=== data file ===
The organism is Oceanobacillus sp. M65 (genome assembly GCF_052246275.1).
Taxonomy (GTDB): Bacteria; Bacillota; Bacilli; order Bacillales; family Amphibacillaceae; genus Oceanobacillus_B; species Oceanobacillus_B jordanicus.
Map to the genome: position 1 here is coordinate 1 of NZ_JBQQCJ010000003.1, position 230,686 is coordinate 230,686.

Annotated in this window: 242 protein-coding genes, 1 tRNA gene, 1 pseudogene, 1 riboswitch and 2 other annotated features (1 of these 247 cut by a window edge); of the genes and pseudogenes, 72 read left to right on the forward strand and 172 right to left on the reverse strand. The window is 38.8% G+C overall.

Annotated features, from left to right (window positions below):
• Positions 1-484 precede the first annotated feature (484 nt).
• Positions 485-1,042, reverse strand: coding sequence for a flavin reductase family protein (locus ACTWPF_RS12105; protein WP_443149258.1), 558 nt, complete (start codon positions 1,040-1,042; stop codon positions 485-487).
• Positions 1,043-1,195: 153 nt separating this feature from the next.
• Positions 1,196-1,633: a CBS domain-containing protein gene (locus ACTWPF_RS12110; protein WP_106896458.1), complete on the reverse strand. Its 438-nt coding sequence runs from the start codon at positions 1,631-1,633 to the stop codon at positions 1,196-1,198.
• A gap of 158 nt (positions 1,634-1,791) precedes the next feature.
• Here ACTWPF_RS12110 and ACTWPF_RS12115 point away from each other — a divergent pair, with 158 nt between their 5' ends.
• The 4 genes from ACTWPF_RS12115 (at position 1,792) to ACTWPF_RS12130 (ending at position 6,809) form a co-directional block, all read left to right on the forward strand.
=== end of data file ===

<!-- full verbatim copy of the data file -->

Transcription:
The organism is Oceanobacillus sp. M65 (genome assembly GCF_052246275.1).
Taxonomy (GTDB): Bacteria; Bacillota; Bacilli; order Bacillales; family Amphibacillaceae; genus Oceanobacillus_B; species Oceanobacillus_B jordanicus.
Map to the genome: position 1 here is coordinate 1 of NZ_JBQQCJ010000003.1, position 230,686 is coordinate 230,686.

Annotated in this window: 242 protein-coding genes, 1 tRNA gene, 1 pseudogene, 1 riboswitch and 2 other annotated features (1 of these 247 cut by a window edge); of the genes and pseudogenes, 72 read left to right on the forward strand and 172 right to left on the reverse strand. The window is 38.8% G+C overall.

Annotated features, from left to right (window positions below):
• Positions 1-484 precede the first annotated feature (484 nt).
• Positions 485-1,042, reverse strand: coding sequence for a flavin reductase family protein (locus ACTWPF_RS12105; protein WP_443149258.1), 558 nt, complete (start codon positions 1,040-1,042; stop codon positions 485-487).
• Positions 1,043-1,195: 153 nt separating this feature from the next.
• Positions 1,196-1,633: a CBS domain-containing protein gene (locus ACTWPF_RS12110; protein WP_106896458.1), complete on the reverse strand. Its 438-nt coding sequence runs from the start codon at positions 1,631-1,633 to the stop codon at positions 1,196-1,198.
• A gap of 158 nt (positions 1,634-1,791) precedes the next feature.
• Here ACTWPF_RS12110 and ACTWPF_RS12115 point away from each other — a divergent pair, with 158 nt between their 5' ends.
• The 4 genes from ACTWPF_RS12115 (at position 1,792) to ACTWPF_RS12130 (ending at position 6,809) form a co-directional block, all read left to right on the forward strand.